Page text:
“Then he speaks to them in his anger. In his burning anger he terrifies them by saying, ‘I have installed my own king on Zion, my holy mountain.’”

And I guess we shouldn’t be surprised that God would be angry, seeing as people are plotting against him. But it does lead me to ask the question of how nations today plot against God? Certainly certain governments still exist that restrict religious freedoms for their peoples — but these countries seem fewer and far between nowadays.

As I have written here and here the mark of the beast/animal is putting trust in government rather than God. It’s saying that of all the problems that exist in the world — poverty, corruption, lack of peace and order, war, human rights violations, etc. — can only ever be solved by having the right government. There is never any room for God to act.

This is a very timely discussion worldwide. As elections are announced and campaign periods progress, the narrative quickly turns to who is the best candidate? Who can do the best job at taking care of the country? And quite often these conversations turn along religious lines, couched in phrases asking which of the parties/candidates is God’s choice? And once the elections are over, those who support the losing side sometimes get angry. We have seen that recently in Canada, the USA, and elsewhere.

God gives his answer to this — he says that he has installed his own king, not on any earthly throne but, on Mount Zion, the very seat of the universe. God then announces a decree that describes this King a little more fully (vv 7-9):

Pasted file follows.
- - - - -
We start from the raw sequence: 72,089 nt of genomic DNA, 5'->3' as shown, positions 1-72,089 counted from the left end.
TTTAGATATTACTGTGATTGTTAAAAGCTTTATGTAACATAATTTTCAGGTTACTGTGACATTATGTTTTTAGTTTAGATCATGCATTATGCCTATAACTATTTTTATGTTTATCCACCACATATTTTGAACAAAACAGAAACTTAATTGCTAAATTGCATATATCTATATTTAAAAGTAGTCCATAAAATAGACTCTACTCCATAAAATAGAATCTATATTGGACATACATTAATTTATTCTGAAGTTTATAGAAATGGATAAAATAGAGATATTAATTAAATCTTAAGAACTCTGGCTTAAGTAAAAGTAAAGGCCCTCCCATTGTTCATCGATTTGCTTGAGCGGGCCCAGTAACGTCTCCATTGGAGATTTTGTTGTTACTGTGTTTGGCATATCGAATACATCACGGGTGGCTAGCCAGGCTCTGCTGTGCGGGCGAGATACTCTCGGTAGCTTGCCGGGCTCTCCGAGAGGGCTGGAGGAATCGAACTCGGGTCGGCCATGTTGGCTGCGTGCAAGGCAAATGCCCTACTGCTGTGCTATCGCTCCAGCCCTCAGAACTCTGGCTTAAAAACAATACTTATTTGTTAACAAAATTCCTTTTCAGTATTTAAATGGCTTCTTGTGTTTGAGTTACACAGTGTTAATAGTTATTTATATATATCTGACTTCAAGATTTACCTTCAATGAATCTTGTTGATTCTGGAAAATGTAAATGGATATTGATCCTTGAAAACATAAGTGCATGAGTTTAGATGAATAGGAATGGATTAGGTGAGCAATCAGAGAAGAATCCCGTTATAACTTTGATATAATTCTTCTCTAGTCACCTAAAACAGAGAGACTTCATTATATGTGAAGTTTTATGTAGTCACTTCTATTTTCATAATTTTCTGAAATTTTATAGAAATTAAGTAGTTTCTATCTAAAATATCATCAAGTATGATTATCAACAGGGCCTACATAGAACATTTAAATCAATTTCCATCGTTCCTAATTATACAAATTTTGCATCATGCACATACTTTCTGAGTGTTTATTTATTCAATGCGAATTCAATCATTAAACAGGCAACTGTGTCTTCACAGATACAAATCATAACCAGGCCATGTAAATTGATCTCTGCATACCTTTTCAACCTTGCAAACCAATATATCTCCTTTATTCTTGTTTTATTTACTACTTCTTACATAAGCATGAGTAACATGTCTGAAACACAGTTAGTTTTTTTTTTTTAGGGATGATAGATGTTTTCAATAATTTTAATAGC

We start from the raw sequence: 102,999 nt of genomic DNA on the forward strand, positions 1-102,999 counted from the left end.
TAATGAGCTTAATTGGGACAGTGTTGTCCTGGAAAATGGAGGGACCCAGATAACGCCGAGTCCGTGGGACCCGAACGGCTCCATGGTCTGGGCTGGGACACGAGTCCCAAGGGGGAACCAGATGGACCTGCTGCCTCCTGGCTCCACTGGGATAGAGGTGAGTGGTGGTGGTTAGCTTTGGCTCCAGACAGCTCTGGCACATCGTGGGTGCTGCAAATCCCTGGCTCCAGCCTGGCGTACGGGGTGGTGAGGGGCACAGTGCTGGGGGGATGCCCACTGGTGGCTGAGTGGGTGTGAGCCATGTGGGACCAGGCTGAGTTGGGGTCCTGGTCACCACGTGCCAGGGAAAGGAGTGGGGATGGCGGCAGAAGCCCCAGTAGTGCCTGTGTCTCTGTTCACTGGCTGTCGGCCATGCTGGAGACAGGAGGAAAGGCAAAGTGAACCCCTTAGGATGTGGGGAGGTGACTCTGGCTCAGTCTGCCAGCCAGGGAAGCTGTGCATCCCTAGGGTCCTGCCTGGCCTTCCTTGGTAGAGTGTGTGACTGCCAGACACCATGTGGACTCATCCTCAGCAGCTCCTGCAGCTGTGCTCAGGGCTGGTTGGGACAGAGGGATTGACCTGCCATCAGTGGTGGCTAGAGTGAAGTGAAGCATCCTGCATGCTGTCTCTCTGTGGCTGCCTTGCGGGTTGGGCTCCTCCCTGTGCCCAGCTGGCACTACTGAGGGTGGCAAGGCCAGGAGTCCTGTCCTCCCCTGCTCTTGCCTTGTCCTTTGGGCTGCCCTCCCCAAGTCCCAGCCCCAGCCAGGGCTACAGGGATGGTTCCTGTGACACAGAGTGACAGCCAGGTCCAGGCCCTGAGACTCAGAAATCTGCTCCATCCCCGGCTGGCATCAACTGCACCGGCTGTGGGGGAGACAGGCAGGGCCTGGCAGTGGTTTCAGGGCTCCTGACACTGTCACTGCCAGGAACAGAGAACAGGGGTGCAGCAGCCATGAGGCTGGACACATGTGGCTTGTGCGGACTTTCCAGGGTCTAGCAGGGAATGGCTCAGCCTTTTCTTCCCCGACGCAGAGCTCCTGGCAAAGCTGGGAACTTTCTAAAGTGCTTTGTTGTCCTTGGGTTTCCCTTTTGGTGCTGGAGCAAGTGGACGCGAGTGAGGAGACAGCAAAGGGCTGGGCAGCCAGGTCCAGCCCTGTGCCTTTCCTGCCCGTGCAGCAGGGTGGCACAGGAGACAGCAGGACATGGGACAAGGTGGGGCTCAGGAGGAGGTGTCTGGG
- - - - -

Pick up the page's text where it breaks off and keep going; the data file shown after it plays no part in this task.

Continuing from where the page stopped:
“You are my Son. Today I have become your Father. Ask me, and I will give you the nations as your inheritance and the ends of the earth as your own possession. You will break them with an iron scepter. You will smash them to pieces like pottery.”

It seems a bit harsh. After all, we love our countries (or hate them I suppose — there doesn’t ever seem to be an in between does there?) so when we hear of them being broken and smashed we worry. What is really happening here is that it’s the opposition to the rule of Jesus that is crushed. We know this because the crushing isn’t the last word in this Psalm.

One good thing about God’s word is that there is always hope. There is always some way that we can repent of our sins and enter into a restored relationship with God. Psalm 2 continues:

“Now, you kings, act wisely. Be warned, you rulers of the earth! Serve the Lord with fear, and rejoice with trembling. Kiss the Son, or he will become angry and you will die on your way because his anger will burst into flames. Blessed is everyone who takes refuge in him.”